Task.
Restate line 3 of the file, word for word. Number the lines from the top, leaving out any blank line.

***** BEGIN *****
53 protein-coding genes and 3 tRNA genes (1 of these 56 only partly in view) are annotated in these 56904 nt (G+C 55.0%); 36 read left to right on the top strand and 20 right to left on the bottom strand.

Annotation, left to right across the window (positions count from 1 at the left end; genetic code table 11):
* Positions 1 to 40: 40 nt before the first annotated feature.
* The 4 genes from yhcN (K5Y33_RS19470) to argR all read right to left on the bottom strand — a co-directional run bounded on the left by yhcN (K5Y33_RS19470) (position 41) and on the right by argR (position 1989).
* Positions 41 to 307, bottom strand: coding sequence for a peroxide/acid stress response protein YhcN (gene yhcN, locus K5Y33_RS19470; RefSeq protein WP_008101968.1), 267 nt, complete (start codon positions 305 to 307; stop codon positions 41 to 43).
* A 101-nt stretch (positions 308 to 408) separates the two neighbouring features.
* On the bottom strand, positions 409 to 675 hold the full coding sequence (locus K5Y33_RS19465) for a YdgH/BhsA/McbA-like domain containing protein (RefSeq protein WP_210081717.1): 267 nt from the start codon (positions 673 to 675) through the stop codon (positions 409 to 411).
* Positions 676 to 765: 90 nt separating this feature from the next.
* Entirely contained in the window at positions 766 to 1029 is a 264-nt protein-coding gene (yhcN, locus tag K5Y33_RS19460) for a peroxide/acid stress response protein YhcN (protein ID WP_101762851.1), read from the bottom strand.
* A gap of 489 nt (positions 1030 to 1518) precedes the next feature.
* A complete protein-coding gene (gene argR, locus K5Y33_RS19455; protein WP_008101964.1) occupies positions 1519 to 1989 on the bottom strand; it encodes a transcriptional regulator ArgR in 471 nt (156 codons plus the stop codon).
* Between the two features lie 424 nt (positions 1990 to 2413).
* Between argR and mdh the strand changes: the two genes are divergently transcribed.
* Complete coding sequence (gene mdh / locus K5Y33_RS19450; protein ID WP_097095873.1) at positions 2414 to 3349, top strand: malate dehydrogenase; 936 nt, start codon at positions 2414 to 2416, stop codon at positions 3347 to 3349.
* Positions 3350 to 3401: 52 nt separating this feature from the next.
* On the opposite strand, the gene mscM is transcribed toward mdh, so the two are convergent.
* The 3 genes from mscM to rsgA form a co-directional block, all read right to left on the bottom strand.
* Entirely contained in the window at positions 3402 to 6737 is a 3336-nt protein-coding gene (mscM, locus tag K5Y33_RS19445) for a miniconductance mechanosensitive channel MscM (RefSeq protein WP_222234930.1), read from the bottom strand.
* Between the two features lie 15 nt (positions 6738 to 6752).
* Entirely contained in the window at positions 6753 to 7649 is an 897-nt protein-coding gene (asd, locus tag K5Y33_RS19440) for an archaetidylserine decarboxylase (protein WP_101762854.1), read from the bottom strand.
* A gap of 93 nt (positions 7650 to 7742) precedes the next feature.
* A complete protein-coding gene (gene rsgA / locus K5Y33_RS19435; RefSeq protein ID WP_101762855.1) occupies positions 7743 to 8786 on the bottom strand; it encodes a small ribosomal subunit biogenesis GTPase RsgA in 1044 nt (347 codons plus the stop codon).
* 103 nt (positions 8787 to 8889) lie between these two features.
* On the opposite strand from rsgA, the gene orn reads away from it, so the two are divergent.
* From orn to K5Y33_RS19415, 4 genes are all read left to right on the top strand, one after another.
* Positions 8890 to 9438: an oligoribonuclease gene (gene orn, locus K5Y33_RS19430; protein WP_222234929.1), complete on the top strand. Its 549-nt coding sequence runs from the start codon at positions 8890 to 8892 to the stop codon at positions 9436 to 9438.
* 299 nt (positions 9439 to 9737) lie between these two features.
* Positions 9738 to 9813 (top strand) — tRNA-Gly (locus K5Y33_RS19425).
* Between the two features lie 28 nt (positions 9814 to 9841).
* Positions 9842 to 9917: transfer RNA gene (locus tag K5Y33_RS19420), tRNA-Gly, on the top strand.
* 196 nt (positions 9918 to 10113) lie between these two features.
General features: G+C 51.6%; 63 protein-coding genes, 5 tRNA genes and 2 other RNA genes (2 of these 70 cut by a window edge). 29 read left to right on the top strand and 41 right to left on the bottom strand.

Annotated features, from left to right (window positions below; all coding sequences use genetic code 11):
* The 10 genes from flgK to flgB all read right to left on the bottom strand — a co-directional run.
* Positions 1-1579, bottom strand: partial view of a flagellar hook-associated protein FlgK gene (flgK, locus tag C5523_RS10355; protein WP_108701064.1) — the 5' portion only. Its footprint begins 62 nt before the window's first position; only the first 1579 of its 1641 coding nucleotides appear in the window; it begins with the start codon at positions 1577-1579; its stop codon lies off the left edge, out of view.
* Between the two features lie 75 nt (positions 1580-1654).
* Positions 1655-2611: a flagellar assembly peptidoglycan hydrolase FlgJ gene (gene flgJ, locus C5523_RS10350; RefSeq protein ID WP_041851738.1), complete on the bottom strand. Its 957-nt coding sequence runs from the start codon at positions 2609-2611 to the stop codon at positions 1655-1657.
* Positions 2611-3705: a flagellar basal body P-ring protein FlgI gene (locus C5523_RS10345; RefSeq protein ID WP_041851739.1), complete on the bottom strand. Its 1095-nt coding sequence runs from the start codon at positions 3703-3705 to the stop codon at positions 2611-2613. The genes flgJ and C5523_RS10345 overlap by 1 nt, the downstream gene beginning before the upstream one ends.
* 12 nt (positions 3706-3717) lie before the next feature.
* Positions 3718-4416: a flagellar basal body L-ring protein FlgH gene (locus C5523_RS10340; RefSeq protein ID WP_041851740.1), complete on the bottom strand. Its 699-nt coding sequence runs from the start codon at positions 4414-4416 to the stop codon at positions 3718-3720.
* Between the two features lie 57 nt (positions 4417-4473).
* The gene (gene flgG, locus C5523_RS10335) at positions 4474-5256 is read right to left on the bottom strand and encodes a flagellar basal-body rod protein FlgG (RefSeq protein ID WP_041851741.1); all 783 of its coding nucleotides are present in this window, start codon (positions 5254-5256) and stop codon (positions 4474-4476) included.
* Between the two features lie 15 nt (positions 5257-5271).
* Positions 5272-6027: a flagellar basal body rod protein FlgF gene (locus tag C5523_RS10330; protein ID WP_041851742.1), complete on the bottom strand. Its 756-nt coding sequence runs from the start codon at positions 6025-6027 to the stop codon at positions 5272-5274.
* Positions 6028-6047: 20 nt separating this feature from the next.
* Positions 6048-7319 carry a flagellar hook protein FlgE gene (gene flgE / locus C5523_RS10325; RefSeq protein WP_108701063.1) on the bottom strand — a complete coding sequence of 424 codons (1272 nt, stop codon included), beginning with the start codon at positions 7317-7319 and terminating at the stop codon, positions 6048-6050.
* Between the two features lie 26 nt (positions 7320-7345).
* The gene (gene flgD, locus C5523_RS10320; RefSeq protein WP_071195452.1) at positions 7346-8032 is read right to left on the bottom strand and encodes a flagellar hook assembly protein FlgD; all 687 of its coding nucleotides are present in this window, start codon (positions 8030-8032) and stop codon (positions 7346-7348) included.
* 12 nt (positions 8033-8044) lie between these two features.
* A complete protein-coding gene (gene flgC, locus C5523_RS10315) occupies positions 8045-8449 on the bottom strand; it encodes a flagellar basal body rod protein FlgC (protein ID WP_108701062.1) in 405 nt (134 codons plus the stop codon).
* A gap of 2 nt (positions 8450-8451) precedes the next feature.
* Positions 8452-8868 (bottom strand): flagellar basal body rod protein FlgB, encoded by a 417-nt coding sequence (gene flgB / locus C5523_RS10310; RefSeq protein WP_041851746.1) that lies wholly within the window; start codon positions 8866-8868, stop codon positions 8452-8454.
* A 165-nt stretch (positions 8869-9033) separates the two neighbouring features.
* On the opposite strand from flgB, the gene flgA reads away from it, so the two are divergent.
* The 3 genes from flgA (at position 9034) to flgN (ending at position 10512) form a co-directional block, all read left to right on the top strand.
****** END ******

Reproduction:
* Positions 1 to 40: 40 nt before the first annotated feature.